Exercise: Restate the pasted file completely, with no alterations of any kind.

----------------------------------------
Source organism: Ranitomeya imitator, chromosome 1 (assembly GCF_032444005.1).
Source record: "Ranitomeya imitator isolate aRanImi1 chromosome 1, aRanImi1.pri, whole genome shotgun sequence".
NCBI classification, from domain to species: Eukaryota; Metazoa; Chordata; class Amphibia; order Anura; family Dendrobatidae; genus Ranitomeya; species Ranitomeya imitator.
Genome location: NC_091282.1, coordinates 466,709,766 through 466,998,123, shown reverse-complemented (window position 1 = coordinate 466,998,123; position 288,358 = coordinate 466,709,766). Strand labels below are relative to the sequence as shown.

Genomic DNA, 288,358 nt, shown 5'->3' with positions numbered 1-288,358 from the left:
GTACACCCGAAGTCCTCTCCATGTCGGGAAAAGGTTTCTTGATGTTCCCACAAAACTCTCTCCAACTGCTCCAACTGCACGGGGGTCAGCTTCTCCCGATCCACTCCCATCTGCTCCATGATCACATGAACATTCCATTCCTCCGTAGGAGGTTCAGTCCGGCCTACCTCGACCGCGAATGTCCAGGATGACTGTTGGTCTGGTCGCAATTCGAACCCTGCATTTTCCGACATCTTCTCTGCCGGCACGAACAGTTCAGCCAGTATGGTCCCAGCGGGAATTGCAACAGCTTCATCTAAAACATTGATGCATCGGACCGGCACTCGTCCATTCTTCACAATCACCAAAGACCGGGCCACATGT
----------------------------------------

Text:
Source organism: Ranitomeya imitator, chromosome 1 (assembly GCF_032444005.1).
Source record: "Ranitomeya imitator isolate aRanImi1 chromosome 1, aRanImi1.pri, whole genome shotgun sequence".
NCBI classification, from domain to species: Eukaryota; Metazoa; Chordata; class Amphibia; order Anura; family Dendrobatidae; genus Ranitomeya; species Ranitomeya imitator.
Genome location: NC_091282.1, coordinates 466,709,766 through 466,998,123, shown reverse-complemented (window position 1 = coordinate 466,998,123; position 288,358 = coordinate 466,709,766). Strand labels below are relative to the sequence as shown.

Genomic DNA, 288,358 nt, shown 5'->3' with positions numbered 1-288,358 from the left:
GTACACCCGAAGTCCTCTCCATGTCGGGAAAAGGTTTCTTGATGTTCCCACAAAACTCTCTCCAACTGCTCCAACTGCACGGGGGTCAGCTTCTCCCGATCCACTCCCATCTGCTCCATGATCACATGAACATTCCATTCCTCCGTAGGAGGTTCAGTCCGGCCTACCTCGACCGCGAATGTCCAGGATGACTGTTGGTCTGGTCGCAATTCGAACCCTGCATTTTCCGACATCTTCTCTGCCGGCACGAACAGTTCAGCCAGTATGGTCCCAGCGGGAATTGCAACAGCTTCATCTAAAACATTGATGCATCGGACCGGCACTCGTCCATTCTTCACAATCACCAAAGACCGGGCCACATGT